To compare the effects of nine months of exercise training and ibuprofen supplementation (given immediately after exercise sessions) on bone and muscle in postmenopausal women.
In a double-blind randomized trial, participants (females: n = 90, mean age 64.8, SD 4.3 years) were assigned (computer generated, double blind) to receive supervised resistance training or stretching 3 days/ week, and ibuprofen (400 mg, post-exercise) or placebo (i.e. 4 groups) for 9 months. In this proof-of-concept study the sample size was halved from required 200 identified via 90% power calculation. Baseline and post intervention testing included: Dual energy x-ray absorptiometry (DXA) for lumbar spine, femoral neck, and total body areal bone mineral density (aBMD); geometry of proximal femur; total body lean tissue and fat mass; predicted 1-repetition maximum muscle strength testing (1RM; biceps curl, hack squat).
Exercise training or ibuprofen supplementation had no effects on aBMD of the lumbar spine, femoral neck, and total body. There was a significant exercise × supplement × time interaction for aBMD of Ward's region of the femoral neck (p=0.015)with post hoc comparison showing a 6% decrease for stretching with placebo vs. a 3% increase for stretching with ibuprofen (p=0.017). Resistance training increased biceps curl and hack squat strength vs. stretching (22% vs. 4% and 114% vs. 12%, respectively) (p b 0.01) and decreased percent body fat compared to stretching (2% vs. 0%) (P B 0.05).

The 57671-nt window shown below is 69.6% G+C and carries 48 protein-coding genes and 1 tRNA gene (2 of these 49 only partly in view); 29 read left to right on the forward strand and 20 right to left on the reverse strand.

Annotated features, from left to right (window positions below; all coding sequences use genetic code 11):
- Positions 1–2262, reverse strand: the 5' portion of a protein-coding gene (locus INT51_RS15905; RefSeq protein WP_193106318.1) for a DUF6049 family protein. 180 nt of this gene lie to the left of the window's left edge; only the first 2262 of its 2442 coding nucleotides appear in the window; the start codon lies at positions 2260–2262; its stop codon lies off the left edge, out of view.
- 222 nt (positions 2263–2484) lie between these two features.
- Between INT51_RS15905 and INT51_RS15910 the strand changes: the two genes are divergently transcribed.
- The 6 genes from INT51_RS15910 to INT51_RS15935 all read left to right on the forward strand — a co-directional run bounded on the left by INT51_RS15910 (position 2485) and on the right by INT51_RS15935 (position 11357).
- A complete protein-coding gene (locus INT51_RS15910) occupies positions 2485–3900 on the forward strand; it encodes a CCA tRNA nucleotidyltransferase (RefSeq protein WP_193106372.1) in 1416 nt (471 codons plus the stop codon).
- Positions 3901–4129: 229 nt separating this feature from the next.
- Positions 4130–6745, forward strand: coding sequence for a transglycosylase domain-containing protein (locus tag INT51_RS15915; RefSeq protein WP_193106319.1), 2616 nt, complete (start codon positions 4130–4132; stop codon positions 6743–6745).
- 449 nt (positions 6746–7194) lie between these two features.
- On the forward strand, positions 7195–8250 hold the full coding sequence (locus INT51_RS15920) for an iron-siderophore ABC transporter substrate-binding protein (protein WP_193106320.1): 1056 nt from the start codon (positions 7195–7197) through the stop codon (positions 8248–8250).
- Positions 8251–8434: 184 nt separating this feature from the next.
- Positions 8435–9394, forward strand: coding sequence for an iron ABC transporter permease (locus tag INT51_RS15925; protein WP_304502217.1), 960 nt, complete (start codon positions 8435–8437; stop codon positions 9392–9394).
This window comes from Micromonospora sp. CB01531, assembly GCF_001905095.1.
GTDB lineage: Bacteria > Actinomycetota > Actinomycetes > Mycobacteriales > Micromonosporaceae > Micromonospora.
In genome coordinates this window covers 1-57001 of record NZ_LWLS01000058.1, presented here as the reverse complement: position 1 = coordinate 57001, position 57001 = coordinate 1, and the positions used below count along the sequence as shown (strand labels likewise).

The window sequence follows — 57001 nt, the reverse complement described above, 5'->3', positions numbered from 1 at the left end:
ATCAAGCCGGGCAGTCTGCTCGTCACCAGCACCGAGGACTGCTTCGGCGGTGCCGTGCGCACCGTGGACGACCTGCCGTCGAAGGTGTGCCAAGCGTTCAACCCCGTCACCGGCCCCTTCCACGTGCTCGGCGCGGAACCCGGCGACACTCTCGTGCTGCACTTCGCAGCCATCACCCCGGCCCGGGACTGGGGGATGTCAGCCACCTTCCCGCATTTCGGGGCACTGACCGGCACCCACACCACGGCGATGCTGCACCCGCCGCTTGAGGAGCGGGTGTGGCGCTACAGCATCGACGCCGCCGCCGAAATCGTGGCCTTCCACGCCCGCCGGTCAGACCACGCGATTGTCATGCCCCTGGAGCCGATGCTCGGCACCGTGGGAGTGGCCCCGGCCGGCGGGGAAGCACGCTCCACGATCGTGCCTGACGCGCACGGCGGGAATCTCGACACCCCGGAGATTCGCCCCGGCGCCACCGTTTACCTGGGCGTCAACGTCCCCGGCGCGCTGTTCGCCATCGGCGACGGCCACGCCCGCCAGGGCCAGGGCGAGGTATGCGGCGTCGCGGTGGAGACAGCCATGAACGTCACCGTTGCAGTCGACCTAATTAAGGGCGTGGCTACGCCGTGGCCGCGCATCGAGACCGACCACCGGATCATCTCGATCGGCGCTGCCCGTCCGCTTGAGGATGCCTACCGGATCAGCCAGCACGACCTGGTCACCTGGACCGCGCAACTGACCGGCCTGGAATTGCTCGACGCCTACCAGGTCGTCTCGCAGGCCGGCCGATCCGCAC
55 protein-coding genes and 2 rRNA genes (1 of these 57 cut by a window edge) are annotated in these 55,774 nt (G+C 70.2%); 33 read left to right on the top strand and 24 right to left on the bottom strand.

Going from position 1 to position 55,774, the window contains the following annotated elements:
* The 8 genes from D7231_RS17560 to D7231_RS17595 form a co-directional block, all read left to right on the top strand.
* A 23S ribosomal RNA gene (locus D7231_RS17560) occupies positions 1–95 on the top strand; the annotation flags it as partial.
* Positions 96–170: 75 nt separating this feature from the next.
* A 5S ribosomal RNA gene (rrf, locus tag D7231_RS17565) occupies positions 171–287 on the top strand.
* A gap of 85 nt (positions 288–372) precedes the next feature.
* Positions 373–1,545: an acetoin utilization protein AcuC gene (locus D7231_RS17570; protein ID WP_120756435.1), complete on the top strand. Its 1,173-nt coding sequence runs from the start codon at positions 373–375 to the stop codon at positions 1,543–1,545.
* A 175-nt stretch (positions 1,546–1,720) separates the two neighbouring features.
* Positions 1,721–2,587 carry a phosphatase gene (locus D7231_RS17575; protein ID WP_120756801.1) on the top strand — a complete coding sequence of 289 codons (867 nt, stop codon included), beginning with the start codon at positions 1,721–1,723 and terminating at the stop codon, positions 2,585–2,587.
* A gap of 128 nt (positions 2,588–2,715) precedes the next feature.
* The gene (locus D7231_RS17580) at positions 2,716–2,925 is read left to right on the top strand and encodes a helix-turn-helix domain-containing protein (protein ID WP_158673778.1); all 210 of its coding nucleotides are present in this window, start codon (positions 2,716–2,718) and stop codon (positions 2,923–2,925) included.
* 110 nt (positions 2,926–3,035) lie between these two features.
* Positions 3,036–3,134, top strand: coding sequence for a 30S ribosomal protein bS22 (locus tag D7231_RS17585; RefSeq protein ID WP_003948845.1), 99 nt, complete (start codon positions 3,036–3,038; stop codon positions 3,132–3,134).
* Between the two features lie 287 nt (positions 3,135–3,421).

Ibuprofen supplementation provided some benefits to bone when taken independent of exercise training in postmenopausal women. This study provides evidence towards a novel, easily accessible stimulus for enhancing bone health [i.e. ibuprofen].